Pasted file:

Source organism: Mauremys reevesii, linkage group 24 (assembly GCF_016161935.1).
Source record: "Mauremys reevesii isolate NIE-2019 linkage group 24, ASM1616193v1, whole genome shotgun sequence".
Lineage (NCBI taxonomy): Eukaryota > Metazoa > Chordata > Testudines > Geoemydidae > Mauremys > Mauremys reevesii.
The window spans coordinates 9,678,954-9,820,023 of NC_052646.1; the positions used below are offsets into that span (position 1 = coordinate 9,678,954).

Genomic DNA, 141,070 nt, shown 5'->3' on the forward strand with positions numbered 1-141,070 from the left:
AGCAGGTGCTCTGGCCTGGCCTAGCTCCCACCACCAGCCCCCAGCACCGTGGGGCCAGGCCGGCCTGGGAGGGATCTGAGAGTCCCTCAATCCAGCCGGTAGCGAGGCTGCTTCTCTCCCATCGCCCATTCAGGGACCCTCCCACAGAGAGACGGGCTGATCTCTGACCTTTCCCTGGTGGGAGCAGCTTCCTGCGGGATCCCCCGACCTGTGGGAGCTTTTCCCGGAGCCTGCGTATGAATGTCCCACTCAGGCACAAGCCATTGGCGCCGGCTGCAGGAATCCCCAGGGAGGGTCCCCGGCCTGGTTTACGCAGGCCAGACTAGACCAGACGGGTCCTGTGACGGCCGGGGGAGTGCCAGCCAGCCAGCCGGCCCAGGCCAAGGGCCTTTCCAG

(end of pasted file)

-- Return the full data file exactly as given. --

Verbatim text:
Source organism: Mauremys reevesii, linkage group 24 (assembly GCF_016161935.1).
Source record: "Mauremys reevesii isolate NIE-2019 linkage group 24, ASM1616193v1, whole genome shotgun sequence".
Lineage (NCBI taxonomy): Eukaryota > Metazoa > Chordata > Testudines > Geoemydidae > Mauremys > Mauremys reevesii.
The window spans coordinates 9,678,954-9,820,023 of NC_052646.1; the positions used below are offsets into that span (position 1 = coordinate 9,678,954).

Genomic DNA, 141,070 nt, shown 5'->3' on the forward strand with positions numbered 1-141,070 from the left:
AGCAGGTGCTCTGGCCTGGCCTAGCTCCCACCACCAGCCCCCAGCACCGTGGGGCCAGGCCGGCCTGGGAGGGATCTGAGAGTCCCTCAATCCAGCCGGTAGCGAGGCTGCTTCTCTCCCATCGCCCATTCAGGGACCCTCCCACAGAGAGACGGGCTGATCTCTGACCTTTCCCTGGTGGGAGCAGCTTCCTGCGGGATCCCCCGACCTGTGGGAGCTTTTCCCGGAGCCTGCGTATGAATGTCCCACTCAGGCACAAGCCATTGGCGCCGGCTGCAGGAATCCCCAGGGAGGGTCCCCGGCCTGGTTTACGCAGGCCAGACTAGACCAGACGGGTCCTGTGACGGCCGGGGGAGTGCCAGCCAGCCAGCCGGCCCAGGCCAAGGGCCTTTCCAG